Certainly, these are arguments with fiscal merit. What they fail to acknowledge is that (a) 20 years of growth has not lifted enough people out of poverty; (b) community safety nets are disappearing as farming recedes and urbanisation grows; and (c) even if big reforms and new infrastructure - if they happen, and when they take effect - spur fresh growth, the ensuing growth is likely be more jobless than it's ever been.
Clearly, there is more misery ahead, and various studies have shown that in times of distress, families first cut back on food, the lack of which has a cascading effect on learning, health, productivity and growth. This is evident across categories of low-income households, for whom the ability to buy cheap food is essential to not just surviving but moving up. Moreover, middle- and upper-class India owes its drivers, servants, waiters and other nameless benefactors an economic debt.
The 'working poor', as they are approvingly termed, are in fact major philanthropists, writes the American author Barbara Ehrenreich in her illuminating book, Nickel and Dimed, a chronicle of her experiences as a low-wage worker. "They neglect their own children so that the children of others will be cared for; they live in substandard housing so that other homes will be shiny and perfect; they endure privation so that inflation will be low and stock prices high."
In the emerging world, economic growth needs manpower, brainpower and a boost from below. This is something Massachusetts Institute of Technology (MIT) economists Abhijit Banerjee and Esther Duflo demonstrate through observation and field experiments in their book Poor Economics. "But the truth is, we are largely incapable of predicting where growth will happen, and we don't understand very well why things suddenly fire up," they write. "It seems plausible, however, that whenever that spark occurs, it is more likely to catch fire if women and men are properly educated, well fed and healthy…"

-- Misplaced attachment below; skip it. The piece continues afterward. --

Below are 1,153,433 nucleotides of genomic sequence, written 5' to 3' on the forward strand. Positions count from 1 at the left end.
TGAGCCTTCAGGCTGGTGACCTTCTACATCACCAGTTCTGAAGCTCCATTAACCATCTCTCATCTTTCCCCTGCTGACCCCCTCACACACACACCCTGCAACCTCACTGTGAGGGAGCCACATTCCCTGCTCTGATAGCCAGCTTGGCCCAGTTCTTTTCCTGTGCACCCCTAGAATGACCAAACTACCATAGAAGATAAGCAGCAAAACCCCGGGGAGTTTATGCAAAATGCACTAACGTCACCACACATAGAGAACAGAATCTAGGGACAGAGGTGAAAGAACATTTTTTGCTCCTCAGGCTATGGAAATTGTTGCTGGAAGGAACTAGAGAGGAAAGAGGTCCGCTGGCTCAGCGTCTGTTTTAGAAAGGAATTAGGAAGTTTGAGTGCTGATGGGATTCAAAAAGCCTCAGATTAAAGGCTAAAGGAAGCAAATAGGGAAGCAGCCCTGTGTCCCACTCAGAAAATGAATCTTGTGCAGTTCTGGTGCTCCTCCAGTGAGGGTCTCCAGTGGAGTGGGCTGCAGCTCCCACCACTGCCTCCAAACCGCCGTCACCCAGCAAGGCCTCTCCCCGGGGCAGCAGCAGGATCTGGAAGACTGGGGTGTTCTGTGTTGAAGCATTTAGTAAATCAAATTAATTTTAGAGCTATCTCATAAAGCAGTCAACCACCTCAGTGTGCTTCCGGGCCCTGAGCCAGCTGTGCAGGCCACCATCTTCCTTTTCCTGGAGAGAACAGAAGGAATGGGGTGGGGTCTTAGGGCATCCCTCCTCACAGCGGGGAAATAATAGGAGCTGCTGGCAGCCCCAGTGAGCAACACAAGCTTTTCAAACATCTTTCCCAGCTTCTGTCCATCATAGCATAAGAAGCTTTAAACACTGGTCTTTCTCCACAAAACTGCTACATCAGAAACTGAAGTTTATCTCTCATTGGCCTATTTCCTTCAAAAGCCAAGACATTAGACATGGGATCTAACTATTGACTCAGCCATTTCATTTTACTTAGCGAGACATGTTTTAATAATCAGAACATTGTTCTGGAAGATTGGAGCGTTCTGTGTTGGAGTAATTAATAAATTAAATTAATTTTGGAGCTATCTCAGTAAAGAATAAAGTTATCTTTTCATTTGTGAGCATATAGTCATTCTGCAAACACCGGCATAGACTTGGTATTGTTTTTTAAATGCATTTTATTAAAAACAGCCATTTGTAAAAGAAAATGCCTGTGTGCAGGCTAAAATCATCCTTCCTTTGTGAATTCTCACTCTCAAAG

Government support, in the form of free food, goods or services, makes a difference. Much of this assistance is indeed siphoned away, but corruption is now a part of Indian national culture, embedded in private and public life. Should the distribution of food be held to a different standard than the construction of highways or obtaining a job?
There are more serious questions for the government to answer. For instance, why miss out on the chance to make social-service spending more efficient by linking vital programmes on education, nutrition and health for children to the food Bill? Why are the ombudsmen likely to be serving and retired bureaucrats?
The most important thing about the Bill is that it holds out hope for the poor. And hope, a global exploration of poverty emphasises, requires priority. In his book Poor People, award-winning American writer Walter Vollman asks, "Since hope dies last, why not place it first?"
Samar Halarnkar is a Bangalore-based journalist
The views expressed by the author are personal